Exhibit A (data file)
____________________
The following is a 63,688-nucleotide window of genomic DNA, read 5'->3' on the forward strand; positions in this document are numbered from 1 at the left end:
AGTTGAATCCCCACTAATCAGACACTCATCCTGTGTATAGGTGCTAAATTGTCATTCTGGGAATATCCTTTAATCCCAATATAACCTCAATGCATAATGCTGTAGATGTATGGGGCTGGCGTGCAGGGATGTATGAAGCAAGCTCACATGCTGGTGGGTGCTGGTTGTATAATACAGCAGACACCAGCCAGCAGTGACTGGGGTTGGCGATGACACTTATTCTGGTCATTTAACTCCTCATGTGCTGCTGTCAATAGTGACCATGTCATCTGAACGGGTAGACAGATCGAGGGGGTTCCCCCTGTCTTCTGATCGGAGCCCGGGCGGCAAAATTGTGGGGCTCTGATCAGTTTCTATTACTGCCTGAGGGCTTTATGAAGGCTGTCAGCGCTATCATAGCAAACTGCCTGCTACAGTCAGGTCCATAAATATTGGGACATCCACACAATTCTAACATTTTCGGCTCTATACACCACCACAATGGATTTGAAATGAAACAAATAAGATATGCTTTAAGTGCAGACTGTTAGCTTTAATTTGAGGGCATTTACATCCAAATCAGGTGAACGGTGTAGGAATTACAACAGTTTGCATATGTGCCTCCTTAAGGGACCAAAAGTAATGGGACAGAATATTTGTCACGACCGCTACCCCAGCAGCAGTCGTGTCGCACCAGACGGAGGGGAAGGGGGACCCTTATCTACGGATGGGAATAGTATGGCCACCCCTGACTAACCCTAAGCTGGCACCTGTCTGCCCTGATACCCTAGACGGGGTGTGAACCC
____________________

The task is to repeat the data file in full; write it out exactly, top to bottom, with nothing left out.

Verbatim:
The following is a 63,688-nucleotide window of genomic DNA, read 5'->3' on the forward strand; positions in this document are numbered from 1 at the left end:
AGTTGAATCCCCACTAATCAGACACTCATCCTGTGTATAGGTGCTAAATTGTCATTCTGGGAATATCCTTTAATCCCAATATAACCTCAATGCATAATGCTGTAGATGTATGGGGCTGGCGTGCAGGGATGTATGAAGCAAGCTCACATGCTGGTGGGTGCTGGTTGTATAATACAGCAGACACCAGCCAGCAGTGACTGGGGTTGGCGATGACACTTATTCTGGTCATTTAACTCCTCATGTGCTGCTGTCAATAGTGACCATGTCATCTGAACGGGTAGACAGATCGAGGGGGTTCCCCCTGTCTTCTGATCGGAGCCCGGGCGGCAAAATTGTGGGGCTCTGATCAGTTTCTATTACTGCCTGAGGGCTTTATGAAGGCTGTCAGCGCTATCATAGCAAACTGCCTGCTACAGTCAGGTCCATAAATATTGGGACATCCACACAATTCTAACATTTTCGGCTCTATACACCACCACAATGGATTTGAAATGAAACAAATAAGATATGCTTTAAGTGCAGACTGTTAGCTTTAATTTGAGGGCATTTACATCCAAATCAGGTGAACGGTGTAGGAATTACAACAGTTTGCATATGTGCCTCCTTAAGGGACCAAAAGTAATGGGACAGAATATTTGTCACGACCGCTACCCCAGCAGCAGTCGTGTCGCACCAGACGGAGGGGAAGGGGGACCCTTATCTACGGATGGGAATAGTATGGCCACCCCTGACTAACCCTAAGCTGGCACCTGTCTGCCCTGATACCCTAGACGGGGTGTGAACCC